Eli Lilly Forms Partnership To Help Developing Countries Produce Generic TB Drugs To Combat AIDS, TB EpidemicsEli Lilly today plans to announce a four-year partnership with WHO, CDC, HHS, the Bill & Melinda Gates Foundation, Harvard University and Purdue University to transfer $70 million in technology to help companies in China, India, South Africa and Russia produce and sell their own supplies of two older Lilly antibiotics to combat tuberculosis, the Wall Street Journal reports (Chase, Wall Street Journal, 6/5). All of the countries are "threatened by dual epidemics of AIDS and TB," according to USA Today (Sternberg, USA Today, 6/5). The TB bacterium is present in about 33% of the world's population, but people with HIV are 30 times more likely to develop active TB than HIV-negative individuals because of their weakened immune systems. Of the 8.2 million new TB cases in 2000, at least 9% were among HIV-positive people (Kaiser Daily HIV/AIDS Report, 7/9/2002). As part of the partnership, Lilly will transfer the rights to generic drug companies to produce capreomycin and cycloserine, two drugs used to treat multidrug-resistant tuberculosis. In addition, the company will donate its manufacturing technology to Shasun Chemicals & Drugs Ltd. in India, Zhejiang Hisun Pharmaceutical Co. Ltd. in China, New Heights in South Africa and a company in Russia that has yet to be determined. In exchange, the companies must agree to limit the price of the generics to 20% over cost (Wall Street Journal, 6/5). Lilly has also awarded Harvard a one-year, $1 million grant to train Russian doctors on how to administer the drugs (USA Today, 6/5). Working under a similar grant, scientists at Purdue will be responsible for training the foreign companies to produce the drugs under the "strict" manufacturing guidelines of the FDA, the Journal reports.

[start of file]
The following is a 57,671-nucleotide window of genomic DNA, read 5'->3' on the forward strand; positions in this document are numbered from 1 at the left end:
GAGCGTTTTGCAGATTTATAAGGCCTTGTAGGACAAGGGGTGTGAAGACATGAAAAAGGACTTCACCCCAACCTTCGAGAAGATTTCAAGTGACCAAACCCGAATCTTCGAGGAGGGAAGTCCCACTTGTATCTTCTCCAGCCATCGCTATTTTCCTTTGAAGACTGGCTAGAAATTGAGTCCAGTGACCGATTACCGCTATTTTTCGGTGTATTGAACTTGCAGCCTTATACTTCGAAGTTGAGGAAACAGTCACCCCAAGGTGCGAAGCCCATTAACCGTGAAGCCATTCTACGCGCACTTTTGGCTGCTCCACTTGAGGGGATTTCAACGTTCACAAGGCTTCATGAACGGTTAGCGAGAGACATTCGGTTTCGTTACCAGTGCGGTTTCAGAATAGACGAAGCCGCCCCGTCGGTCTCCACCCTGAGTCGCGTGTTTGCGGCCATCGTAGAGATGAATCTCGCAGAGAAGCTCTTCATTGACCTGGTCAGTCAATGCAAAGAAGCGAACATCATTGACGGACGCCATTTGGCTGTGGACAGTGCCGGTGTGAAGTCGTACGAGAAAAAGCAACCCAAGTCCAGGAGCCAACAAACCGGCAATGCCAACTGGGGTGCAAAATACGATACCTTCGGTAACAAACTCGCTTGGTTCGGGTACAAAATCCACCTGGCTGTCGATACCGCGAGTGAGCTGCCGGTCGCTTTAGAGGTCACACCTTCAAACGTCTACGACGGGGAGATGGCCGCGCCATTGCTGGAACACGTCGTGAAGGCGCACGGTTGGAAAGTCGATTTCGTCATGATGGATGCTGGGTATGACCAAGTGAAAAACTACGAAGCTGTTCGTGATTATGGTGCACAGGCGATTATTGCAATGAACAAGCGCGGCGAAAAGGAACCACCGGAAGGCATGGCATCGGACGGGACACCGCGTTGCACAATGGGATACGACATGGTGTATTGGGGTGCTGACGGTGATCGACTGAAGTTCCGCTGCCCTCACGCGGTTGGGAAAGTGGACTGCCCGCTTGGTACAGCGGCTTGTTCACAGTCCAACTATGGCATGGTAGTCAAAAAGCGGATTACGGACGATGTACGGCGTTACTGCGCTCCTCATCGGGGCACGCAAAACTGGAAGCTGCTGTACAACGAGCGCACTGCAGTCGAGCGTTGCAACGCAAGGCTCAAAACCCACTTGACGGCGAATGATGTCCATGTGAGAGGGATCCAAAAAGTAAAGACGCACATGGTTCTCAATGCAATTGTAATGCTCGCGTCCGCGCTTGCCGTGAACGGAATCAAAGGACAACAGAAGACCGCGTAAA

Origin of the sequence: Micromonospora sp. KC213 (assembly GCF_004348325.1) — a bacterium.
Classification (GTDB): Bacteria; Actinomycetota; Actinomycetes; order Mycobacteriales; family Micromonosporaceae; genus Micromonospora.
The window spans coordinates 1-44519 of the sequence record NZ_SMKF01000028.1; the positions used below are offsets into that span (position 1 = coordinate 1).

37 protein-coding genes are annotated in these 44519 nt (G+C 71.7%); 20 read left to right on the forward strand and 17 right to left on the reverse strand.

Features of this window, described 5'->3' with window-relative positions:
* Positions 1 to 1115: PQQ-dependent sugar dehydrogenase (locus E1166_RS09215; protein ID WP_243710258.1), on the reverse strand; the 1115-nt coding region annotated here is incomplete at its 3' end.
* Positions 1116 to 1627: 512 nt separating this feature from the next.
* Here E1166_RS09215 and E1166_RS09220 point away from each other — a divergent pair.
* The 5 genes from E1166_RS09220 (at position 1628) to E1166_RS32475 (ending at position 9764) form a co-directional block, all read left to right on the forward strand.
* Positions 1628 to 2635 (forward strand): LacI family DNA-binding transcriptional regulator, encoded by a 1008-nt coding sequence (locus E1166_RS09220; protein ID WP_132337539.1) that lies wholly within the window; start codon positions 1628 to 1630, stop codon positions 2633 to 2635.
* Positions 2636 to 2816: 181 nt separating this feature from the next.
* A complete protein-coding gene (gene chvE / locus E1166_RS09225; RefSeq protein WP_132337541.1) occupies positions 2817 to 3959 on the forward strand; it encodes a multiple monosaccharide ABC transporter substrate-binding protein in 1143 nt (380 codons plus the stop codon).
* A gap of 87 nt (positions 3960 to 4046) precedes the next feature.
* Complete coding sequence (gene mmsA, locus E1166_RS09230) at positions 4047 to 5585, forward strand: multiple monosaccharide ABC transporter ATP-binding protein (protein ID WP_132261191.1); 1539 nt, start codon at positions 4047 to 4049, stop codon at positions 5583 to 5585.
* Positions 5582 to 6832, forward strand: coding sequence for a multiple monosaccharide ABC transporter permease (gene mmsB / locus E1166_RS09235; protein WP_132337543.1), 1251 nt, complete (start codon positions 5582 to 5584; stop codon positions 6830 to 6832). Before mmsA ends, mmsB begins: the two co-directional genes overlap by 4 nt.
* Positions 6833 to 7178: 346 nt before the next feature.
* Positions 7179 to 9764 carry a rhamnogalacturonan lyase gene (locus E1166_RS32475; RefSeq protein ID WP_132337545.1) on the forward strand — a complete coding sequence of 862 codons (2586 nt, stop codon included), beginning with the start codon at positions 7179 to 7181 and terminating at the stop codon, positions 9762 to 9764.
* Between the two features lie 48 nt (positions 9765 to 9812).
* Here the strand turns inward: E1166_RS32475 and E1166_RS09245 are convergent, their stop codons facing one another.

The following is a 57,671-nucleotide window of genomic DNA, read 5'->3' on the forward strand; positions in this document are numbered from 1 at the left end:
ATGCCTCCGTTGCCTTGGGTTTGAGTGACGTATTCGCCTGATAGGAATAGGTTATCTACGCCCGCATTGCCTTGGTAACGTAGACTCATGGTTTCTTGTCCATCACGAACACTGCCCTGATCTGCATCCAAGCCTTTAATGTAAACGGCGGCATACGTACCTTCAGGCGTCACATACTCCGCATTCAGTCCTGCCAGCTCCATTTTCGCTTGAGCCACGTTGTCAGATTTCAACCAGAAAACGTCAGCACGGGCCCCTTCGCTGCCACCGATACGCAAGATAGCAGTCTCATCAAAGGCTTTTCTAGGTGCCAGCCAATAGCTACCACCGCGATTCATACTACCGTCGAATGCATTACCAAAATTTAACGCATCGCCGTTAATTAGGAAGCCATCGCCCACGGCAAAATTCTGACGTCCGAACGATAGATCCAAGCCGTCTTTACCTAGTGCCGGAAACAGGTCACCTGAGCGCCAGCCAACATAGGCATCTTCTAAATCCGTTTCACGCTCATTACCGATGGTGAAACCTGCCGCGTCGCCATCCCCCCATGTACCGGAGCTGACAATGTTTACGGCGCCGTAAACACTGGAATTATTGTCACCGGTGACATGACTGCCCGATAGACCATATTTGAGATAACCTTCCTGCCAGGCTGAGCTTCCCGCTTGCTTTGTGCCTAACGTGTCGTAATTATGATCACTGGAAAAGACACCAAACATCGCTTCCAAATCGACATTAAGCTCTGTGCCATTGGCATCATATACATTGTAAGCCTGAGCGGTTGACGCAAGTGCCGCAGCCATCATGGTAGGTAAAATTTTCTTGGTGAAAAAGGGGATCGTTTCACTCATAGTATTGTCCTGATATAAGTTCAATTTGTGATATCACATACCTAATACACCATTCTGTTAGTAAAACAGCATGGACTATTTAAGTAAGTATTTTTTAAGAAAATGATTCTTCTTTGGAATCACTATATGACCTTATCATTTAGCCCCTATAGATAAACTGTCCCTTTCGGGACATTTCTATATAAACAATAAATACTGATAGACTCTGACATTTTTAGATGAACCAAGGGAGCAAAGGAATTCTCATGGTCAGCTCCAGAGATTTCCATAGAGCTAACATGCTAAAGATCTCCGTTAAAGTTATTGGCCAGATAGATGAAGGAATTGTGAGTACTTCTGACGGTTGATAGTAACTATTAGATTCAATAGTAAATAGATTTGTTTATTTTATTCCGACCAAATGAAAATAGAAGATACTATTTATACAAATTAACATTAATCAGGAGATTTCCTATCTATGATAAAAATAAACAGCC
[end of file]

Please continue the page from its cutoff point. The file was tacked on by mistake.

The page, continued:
The partnership is the result of four years of lobbying by Paul Farmer, founder of Partners in Health and a professor in the Program in Infectious Disease and Social Change in the Department of Social Medicine at Harvard Medical School, and Jim Kim, director of the the Harvard infectious disease and social change program and a co-founder and trustee of Partners in Health. Farmer and Kim said that similar joint ventures "may provide the best route to affordable access to drugs," according to the Journal. "If (Lilly) can show other big pharma companies how to be better corporate citizens, then we'd have a better shot at taking on the plagues of the poor," Farmer said (Wall Street Journal, 6/5). HHS Secretary Tommy Thompson, who is expected to announce the partnership in Geneva today at a board meeting for the Global Fund to Fight AIDS, Tuberculosis and Malaria, said, "If we can get drugs into these countries with drug-resistant TB, we'll be able to control epidemics that are growing at an alarming rate" (USA Today, 6/5).